Bridging Divided Cities, a Challenge to Policy-Makers and City Planners
For the last 200 years humankind has been going through a fundamental social and demographic change: the emergence of a planet of towns and cities. This densification of human and economic relations had to be supported with increasing connectivity and mobility infrastructure.
As places of encounters and exchanges, strategic bridges have played a major role in the worldwide urbanization process. These monuments have influenced urban development over all continents. The most fascinating cities in Europe (Paris, Rome, Istanbul, Saint-Petersburg, London) all possess fantastic bridges. The same could be said about North American cities (New York, San Francisco, Portland, Chicago, Montreal). Furthermore, the most famous bridges have always been erected at a critical juncture in the history of their host cities. We may argue that “the bridge makes the city” because, in history, the city reaches a new dimension when its “grand” bridge is inaugurated. This was verified in the cases of Prague and Florence in the fourteenth century, Mostar and Venice in the sixteenth century, Paris and Isfahan in the seventeenth century, Budapest, New York and London in the nineteenth century, and of Sydney, San Francisco, Calcutta and Shanghai in the twentieth century.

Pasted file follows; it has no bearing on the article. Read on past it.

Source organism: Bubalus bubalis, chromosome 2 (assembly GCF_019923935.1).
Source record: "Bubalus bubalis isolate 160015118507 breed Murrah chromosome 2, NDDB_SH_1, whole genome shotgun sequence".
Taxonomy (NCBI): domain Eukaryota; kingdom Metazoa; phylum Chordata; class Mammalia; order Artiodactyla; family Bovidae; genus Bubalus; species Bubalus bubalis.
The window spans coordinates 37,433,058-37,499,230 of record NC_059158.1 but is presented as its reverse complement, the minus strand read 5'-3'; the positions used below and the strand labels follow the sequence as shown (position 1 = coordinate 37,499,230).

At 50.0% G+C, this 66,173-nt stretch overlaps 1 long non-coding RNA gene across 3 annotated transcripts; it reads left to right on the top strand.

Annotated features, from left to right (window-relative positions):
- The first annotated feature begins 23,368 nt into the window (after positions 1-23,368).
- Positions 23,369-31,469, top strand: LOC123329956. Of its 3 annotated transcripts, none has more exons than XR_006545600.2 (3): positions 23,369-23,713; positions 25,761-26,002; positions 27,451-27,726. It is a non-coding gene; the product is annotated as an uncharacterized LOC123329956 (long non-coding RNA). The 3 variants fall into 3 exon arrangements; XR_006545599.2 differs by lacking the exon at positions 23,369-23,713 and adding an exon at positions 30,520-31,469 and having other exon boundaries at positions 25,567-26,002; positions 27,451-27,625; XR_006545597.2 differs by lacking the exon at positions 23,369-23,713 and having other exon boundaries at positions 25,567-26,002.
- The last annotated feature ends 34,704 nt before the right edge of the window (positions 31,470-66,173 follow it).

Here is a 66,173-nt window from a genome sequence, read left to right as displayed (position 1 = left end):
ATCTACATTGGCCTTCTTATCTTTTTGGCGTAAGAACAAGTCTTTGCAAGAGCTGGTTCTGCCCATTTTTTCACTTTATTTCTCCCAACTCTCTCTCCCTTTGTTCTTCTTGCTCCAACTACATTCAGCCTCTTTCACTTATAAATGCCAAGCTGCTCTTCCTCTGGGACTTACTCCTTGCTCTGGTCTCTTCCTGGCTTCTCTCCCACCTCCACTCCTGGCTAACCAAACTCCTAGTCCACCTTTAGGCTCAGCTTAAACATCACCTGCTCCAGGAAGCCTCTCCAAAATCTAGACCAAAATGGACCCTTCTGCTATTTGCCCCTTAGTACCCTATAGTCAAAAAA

This intimate relation between cities and bridges can be illustrated by many examples. Let’s highlight ten world cities: